Sara Schurr Now is all there is
Sara Schurr Gardener Of all the various hats that I've worn in this life, the one I identify myself with most is The Gardener. It is a role I very happily dedicated a good deal of time and energy to each year while we lived in Monroe. Over time, gardening has developed into a kind of spiritual practice. I can go out into the garden and work and find peace and grounding and contentment. My mind becomes quiet and I am present in the moment, pulling the weed, watering the plant, harvesting the cucumber. Walter jokingly says that when I'm gardening, I'm out saying my prayers. And in many ways he is right for there is a oneness that I experience in the garden that deepens the longer I work there.

The Garden at Winterhaven is not so much my garden as the garden that I tended for 27 years.

 The garden at winterhaven 2002

When we moved to Monroe and I began to dig the beds and plant the garden my channeling ability allowed me to do it under the direction of the Devas and Nature Spirits associated with that piece of land. I was their hands, their human emissary, in an effort to bring balance and peace to the land. This kind of relationship makes it a little difficult to have proud ownership of the design and decisions since mostly I wasn't the one doing the design or making the decisions. I was simply following their instructions. Admittedly I have always had the right of refusal. I did't get up in the middle of the night to plant things. I did't plant things that we did't like to eat or that I thought were ugly or a real pain in the neck to tend.  Once balance was pretty much achieved after about 10 years, I was given free rein to plant what I pleased--with the exception of trees which I still asked about before planting.

The garden became a magnet for birds and critters both the tame and wild variety. It is their haven as it is mine.

I come from a long line of happy, hard-working gardeners. My Schurr grandparents were both gardeners. They had a produce and flower business in Kansas complete with a greenhouse and a florist shop. After they moved to California they had a peach and orange orchard and my grandfather was the gardener for the Whittier Heights schools. My father and most of his siblings were also avid gardeners. Some of my most vivid memories of my dad are of him out working in the yard pruning roses and spreading steer manure on their beds.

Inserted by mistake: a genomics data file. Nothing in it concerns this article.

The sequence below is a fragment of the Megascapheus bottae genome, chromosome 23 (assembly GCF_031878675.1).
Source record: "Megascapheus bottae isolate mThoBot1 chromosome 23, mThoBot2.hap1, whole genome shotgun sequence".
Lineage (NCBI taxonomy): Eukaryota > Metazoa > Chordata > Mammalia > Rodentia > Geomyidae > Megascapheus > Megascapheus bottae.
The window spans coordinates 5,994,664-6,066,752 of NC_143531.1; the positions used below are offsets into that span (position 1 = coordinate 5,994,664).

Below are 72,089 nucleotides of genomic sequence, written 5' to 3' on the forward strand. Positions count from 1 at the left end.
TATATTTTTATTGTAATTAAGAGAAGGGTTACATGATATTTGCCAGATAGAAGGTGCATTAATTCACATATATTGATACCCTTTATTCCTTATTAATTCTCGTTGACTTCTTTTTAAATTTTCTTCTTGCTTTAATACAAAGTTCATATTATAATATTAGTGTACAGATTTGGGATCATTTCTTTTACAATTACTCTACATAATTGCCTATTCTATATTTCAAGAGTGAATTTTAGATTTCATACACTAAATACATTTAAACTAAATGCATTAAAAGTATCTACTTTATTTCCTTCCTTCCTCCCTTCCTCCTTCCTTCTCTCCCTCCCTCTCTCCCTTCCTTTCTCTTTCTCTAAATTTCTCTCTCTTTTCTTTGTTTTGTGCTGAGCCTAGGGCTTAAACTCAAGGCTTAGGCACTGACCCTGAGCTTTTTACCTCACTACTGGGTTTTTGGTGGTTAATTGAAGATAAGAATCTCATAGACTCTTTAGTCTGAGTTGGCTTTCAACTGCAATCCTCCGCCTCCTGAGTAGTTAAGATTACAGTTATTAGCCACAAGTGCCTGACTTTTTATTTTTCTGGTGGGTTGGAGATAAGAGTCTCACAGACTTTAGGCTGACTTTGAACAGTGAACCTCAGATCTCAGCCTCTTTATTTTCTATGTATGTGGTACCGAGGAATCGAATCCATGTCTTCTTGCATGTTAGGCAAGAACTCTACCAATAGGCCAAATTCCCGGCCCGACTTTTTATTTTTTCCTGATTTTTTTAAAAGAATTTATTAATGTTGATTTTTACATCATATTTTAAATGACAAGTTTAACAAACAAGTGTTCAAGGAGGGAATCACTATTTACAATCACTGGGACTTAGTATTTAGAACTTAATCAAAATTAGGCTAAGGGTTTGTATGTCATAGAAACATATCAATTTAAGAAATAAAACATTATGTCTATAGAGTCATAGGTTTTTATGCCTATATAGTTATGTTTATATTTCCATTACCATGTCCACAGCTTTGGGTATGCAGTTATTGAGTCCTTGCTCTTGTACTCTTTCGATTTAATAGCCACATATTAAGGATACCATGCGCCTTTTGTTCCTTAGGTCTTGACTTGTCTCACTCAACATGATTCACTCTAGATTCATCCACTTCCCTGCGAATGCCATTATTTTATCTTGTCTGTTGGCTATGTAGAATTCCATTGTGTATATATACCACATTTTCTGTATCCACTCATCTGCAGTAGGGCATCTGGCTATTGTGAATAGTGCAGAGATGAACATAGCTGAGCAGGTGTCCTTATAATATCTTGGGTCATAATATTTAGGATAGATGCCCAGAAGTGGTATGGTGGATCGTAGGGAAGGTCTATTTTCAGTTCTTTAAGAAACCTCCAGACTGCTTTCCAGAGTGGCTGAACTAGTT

I didn't get to learn much about gardening from him since he died when I was 6 but he did leave behind a lovely yard full of roses, camellias and fuchsias that I grew to love growing up.

I puttered at balcony gardening in my 20's and only really became interested in it the summer of 1982 when I decided I really wanted to learn all I could about organic gardening. When we decided to move to Sirius Community in Massachusetts I thought that was what I was going there to learn. While I got some practice in tending the flowers there it turned out that's not why I was there. So when we moved to Oregon in the winter of 1984 and I couldn't find a job I opted to enroll in the Ornamental Horticulture program at Clackamas Community College in Oregon City, OR. I didn't learn anything about organic gardening there either but that was remedied by a subscription to Organic Gardening magazine and the reading of everything I could get my hands on about the subject. Meanwhile I got a lot practice pruning and tending the gardens at CCC and I learned a great deal about the plants that are best suited to gardens in the Pacific NW.

After a year in hort. school we moved to the Seattle area and rented a house that had garden space and I was off and running. I finally had some dirt to dig in to call my own! I made raised beds in the previously tilled garden area and double-dug two beds in a sunnier area of the yard. And I planted it all full of veggies and flowers. Even with everything planted in late June, we had tons of food from the garden that summer. And I began to learn about the ins and out of organic gardening first hand. I learned about cabbage root maggot that first winter when my purple sprouting broccoli fell over in the wind and I discovered they didn't have any roots! Floating row covers became the rule for the entire brassicas family after that.

In 1985 we moved to Winterhaven and I gardened there for 27 years. It got to be less work than it was at the start thank goodness but I was still probably putting in 250 hours a year pruning, weeding, fertilizing, planting, harvesting and spreading compost until we moved.

I had a greenhouse where I grew early broccoli and then tomatoes and peppers. In the winter it provided a safe haven for my fuchsias, geraniums and African daisies. I started most of my annual flowers and vegetables from seed under lights in the basement so gardening season never really ended completely.

For more details about the garden itself and the things I tended there visit thegardenatwinterhaven.com